States like New Jersey and Pennsylvania received a boost from online gambling with land-based venues closed this year. The coronavirus shut things down from March into summer. The online casino sites helped to fill the void. These sites also helped to bring in some much-needed tax revenue. Given the budget deficits with most states in light of COVID-19, the push for online gaming outlets continues. Another big benefit was other forms of online gambling such as sports betting. The combination of the two continues to fuel the growth of online gaming overall.
Why Are Illinois Lobbyist Pushing For Legal Online Casino Gambling?
Illinois offers land-based casino gambling. In June of 2019, sports betting became legal in this state. Interestingly enough, Rivers Casino is about to launch its online sports betting platform. However, online casino gambling is still not legal.
Illinois actually has five different online sports betting operators to boost the gaming sector. The next step is taking casino games online as well.
Tom Swoik is a state government lobbyist. He represents the Illinois Casino Gaming Association. According to Topcasinos.com, he pushing his agenda hard in the state. Swoik stated:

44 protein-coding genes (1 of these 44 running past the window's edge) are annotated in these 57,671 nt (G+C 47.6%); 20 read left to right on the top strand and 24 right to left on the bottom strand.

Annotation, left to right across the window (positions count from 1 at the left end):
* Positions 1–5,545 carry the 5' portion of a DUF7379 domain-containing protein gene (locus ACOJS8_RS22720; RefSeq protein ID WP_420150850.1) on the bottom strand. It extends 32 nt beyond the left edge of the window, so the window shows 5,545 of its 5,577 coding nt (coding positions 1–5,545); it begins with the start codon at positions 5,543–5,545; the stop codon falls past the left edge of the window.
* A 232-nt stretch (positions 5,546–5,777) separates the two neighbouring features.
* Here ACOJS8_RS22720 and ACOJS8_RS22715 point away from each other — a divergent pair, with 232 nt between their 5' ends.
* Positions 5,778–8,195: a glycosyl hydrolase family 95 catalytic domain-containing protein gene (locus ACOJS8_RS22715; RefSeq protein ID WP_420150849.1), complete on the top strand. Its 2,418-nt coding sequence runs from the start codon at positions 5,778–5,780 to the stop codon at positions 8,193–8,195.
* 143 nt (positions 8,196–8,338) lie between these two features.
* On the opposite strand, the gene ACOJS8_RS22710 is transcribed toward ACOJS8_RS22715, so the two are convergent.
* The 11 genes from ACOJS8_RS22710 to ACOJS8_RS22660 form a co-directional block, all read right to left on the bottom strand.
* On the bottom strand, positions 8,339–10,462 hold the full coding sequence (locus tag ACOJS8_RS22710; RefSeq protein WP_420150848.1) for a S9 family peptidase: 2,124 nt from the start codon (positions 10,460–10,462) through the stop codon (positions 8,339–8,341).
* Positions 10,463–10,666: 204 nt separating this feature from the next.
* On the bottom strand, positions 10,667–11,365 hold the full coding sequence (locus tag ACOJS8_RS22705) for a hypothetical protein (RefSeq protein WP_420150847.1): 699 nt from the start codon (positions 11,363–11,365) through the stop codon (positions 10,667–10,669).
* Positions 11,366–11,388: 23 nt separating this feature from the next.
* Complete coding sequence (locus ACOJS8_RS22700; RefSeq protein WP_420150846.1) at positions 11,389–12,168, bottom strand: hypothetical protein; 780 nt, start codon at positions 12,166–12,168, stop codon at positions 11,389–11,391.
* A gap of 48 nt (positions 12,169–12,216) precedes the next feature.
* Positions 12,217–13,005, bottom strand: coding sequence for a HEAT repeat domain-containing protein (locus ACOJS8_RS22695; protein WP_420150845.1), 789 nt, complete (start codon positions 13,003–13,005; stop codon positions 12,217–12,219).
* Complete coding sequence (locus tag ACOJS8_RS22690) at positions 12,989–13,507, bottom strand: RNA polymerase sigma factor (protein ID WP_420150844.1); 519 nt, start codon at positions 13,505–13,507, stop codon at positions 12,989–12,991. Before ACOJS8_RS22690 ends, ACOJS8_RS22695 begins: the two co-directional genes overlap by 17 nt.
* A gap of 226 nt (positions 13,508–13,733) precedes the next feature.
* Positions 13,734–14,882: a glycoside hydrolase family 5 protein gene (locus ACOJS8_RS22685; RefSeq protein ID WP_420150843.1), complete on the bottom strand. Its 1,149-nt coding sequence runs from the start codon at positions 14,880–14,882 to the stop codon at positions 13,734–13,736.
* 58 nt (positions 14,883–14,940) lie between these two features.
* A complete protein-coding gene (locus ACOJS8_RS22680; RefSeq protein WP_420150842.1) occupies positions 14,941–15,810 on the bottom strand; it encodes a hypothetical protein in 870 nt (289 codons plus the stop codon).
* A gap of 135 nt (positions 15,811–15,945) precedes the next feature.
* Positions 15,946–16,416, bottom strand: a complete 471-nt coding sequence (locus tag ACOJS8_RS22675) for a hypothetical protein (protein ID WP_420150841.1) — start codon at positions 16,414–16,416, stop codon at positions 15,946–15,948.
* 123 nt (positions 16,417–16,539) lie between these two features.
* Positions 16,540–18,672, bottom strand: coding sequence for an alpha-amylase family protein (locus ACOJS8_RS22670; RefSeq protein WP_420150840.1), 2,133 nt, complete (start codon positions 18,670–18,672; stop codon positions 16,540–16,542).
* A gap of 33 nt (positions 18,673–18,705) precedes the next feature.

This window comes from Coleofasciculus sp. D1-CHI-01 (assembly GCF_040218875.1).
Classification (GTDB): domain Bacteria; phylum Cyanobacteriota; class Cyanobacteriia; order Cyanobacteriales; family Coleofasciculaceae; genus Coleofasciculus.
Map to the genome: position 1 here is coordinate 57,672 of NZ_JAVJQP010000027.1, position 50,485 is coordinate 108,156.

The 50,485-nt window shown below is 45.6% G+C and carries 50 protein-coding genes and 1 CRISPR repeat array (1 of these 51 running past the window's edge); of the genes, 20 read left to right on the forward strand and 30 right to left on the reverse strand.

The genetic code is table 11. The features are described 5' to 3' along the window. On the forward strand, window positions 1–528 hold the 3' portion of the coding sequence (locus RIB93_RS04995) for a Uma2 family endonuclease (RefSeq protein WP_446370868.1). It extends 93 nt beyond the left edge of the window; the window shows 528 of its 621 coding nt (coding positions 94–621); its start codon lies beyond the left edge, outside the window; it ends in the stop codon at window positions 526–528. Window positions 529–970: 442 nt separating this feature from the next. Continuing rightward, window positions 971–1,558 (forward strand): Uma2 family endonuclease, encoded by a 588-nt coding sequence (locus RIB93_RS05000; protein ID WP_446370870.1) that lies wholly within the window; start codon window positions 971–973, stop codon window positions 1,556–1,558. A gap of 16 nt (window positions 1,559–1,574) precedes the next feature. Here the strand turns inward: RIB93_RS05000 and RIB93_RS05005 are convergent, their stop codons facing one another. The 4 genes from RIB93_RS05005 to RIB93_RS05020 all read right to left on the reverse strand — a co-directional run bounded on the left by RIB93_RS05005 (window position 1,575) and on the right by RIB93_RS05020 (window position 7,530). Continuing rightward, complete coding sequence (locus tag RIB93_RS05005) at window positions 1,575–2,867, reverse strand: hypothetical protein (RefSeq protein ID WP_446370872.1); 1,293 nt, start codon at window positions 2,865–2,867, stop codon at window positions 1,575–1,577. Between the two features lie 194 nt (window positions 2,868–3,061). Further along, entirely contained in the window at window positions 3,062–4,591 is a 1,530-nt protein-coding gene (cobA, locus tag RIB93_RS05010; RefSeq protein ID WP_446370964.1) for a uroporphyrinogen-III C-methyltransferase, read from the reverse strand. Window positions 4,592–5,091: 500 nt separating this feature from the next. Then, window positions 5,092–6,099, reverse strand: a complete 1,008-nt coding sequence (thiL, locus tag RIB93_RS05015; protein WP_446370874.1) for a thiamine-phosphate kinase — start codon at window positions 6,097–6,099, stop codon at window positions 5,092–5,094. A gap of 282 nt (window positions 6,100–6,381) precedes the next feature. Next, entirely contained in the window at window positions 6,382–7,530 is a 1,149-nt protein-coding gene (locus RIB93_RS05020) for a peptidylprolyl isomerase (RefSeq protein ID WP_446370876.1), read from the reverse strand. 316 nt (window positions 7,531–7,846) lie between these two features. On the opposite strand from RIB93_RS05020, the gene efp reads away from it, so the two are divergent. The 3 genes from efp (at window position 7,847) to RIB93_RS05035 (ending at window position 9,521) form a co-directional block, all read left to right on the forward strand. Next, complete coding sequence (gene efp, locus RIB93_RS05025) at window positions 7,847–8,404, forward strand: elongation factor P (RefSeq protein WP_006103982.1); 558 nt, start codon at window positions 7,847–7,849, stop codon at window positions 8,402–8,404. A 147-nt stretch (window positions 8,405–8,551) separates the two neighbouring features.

“iGaming still is an untapped market in Illinois . Seeing what’s happening in other states with internet gaming, especially in New Jersey, it hasn’t had a negative effect on brick-and-mortar operations that people thought it might have.” His group can back this stance with substantial data.
Using New Jersey as the industry model, online gaming made a major impact during the recent COVID-19 shutdown. NJ state revenue figures for online gaming in April hit $74.8 million.
This was generated by New Jersey’s online casino sites. You could add another $5.15 million in revenue from online poker sites. This figure represents an increase of more that 50 percent against April last year. The online revenue that same month in 2019 was $36.6 million. Swoik added:
“We’ve also seen admissions in casinos in New Jersey increase because people started coming back. Or it was new people coming that had a good time doing it online. And so they decided to go to the casinos.”
“If we (Illinois) had iGaming when all the casinos had to shut down for three and a half months, that not only would have helped the industry. But, it would have helped the state out with tax collections too. And they wouldn’t have lost as much money.”
He first addressed a special state Committee on Gaming session in April. There, he lobbied for iGaming as a viable revenue stream for Illinois. There are nine land-based casinos in the state right now. All of these gaming operations have come out in favor of gaming online.
There are still plenty of hurdles to clear before this becomes a reality. The most recent expansion bill was passed in 2019. This legislation added:
- Six additional land-based casino venues
- Table games at racetracks
- Additional gaming terminals (slots)
- Sports wagering
It did not address legal online casino gambling. Even Swoik understands “it’s gonna be a tough sell” right now.